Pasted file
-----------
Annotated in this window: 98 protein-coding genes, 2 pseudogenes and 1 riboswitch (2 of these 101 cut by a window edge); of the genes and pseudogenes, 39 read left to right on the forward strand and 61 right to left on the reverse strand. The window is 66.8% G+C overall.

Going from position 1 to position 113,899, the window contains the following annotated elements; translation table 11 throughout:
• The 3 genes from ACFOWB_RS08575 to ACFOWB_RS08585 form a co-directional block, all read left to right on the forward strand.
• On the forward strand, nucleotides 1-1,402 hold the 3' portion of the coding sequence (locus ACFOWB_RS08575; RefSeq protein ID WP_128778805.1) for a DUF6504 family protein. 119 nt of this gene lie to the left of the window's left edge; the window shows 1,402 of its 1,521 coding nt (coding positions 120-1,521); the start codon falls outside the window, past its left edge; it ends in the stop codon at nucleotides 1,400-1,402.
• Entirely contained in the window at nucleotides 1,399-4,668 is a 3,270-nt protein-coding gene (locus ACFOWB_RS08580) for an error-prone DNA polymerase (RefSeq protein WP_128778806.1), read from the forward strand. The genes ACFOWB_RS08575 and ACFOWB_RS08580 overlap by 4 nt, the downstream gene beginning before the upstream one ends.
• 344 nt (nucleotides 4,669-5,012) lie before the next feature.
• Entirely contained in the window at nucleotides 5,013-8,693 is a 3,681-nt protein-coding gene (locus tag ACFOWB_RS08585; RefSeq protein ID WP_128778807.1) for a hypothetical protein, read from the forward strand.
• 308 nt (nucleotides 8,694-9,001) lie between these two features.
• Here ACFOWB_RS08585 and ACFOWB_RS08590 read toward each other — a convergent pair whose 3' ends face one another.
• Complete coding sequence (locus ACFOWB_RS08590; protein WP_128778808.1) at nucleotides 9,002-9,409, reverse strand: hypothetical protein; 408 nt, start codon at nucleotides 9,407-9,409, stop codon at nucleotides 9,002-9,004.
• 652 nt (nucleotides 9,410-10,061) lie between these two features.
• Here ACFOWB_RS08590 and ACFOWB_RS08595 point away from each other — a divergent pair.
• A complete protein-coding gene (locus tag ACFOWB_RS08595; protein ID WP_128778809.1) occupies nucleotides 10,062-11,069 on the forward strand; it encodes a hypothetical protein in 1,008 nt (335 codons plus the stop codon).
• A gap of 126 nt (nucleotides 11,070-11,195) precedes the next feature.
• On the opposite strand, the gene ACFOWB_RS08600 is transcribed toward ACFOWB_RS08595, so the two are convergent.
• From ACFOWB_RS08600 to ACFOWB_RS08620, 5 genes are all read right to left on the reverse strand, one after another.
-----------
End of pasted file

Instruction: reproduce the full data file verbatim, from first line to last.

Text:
Annotated in this window: 98 protein-coding genes, 2 pseudogenes and 1 riboswitch (2 of these 101 cut by a window edge); of the genes and pseudogenes, 39 read left to right on the forward strand and 61 right to left on the reverse strand. The window is 66.8% G+C overall.

Going from position 1 to position 113,899, the window contains the following annotated elements; translation table 11 throughout:
• The 3 genes from ACFOWB_RS08575 to ACFOWB_RS08585 form a co-directional block, all read left to right on the forward strand.
• On the forward strand, nucleotides 1-1,402 hold the 3' portion of the coding sequence (locus ACFOWB_RS08575; RefSeq protein ID WP_128778805.1) for a DUF6504 family protein. 119 nt of this gene lie to the left of the window's left edge; the window shows 1,402 of its 1,521 coding nt (coding positions 120-1,521); the start codon falls outside the window, past its left edge; it ends in the stop codon at nucleotides 1,400-1,402.
• Entirely contained in the window at nucleotides 1,399-4,668 is a 3,270-nt protein-coding gene (locus ACFOWB_RS08580) for an error-prone DNA polymerase (RefSeq protein WP_128778806.1), read from the forward strand. The genes ACFOWB_RS08575 and ACFOWB_RS08580 overlap by 4 nt, the downstream gene beginning before the upstream one ends.
• 344 nt (nucleotides 4,669-5,012) lie before the next feature.
• Entirely contained in the window at nucleotides 5,013-8,693 is a 3,681-nt protein-coding gene (locus tag ACFOWB_RS08585; RefSeq protein ID WP_128778807.1) for a hypothetical protein, read from the forward strand.
• 308 nt (nucleotides 8,694-9,001) lie between these two features.
• Here ACFOWB_RS08585 and ACFOWB_RS08590 read toward each other — a convergent pair whose 3' ends face one another.
• Complete coding sequence (locus ACFOWB_RS08590; protein WP_128778808.1) at nucleotides 9,002-9,409, reverse strand: hypothetical protein; 408 nt, start codon at nucleotides 9,407-9,409, stop codon at nucleotides 9,002-9,004.
• 652 nt (nucleotides 9,410-10,061) lie between these two features.
• Here ACFOWB_RS08590 and ACFOWB_RS08595 point away from each other — a divergent pair.
• A complete protein-coding gene (locus tag ACFOWB_RS08595; protein ID WP_128778809.1) occupies nucleotides 10,062-11,069 on the forward strand; it encodes a hypothetical protein in 1,008 nt (335 codons plus the stop codon).
• A gap of 126 nt (nucleotides 11,070-11,195) precedes the next feature.
• On the opposite strand, the gene ACFOWB_RS08600 is transcribed toward ACFOWB_RS08595, so the two are convergent.
• From ACFOWB_RS08600 to ACFOWB_RS08620, 5 genes are all read right to left on the reverse strand, one after another.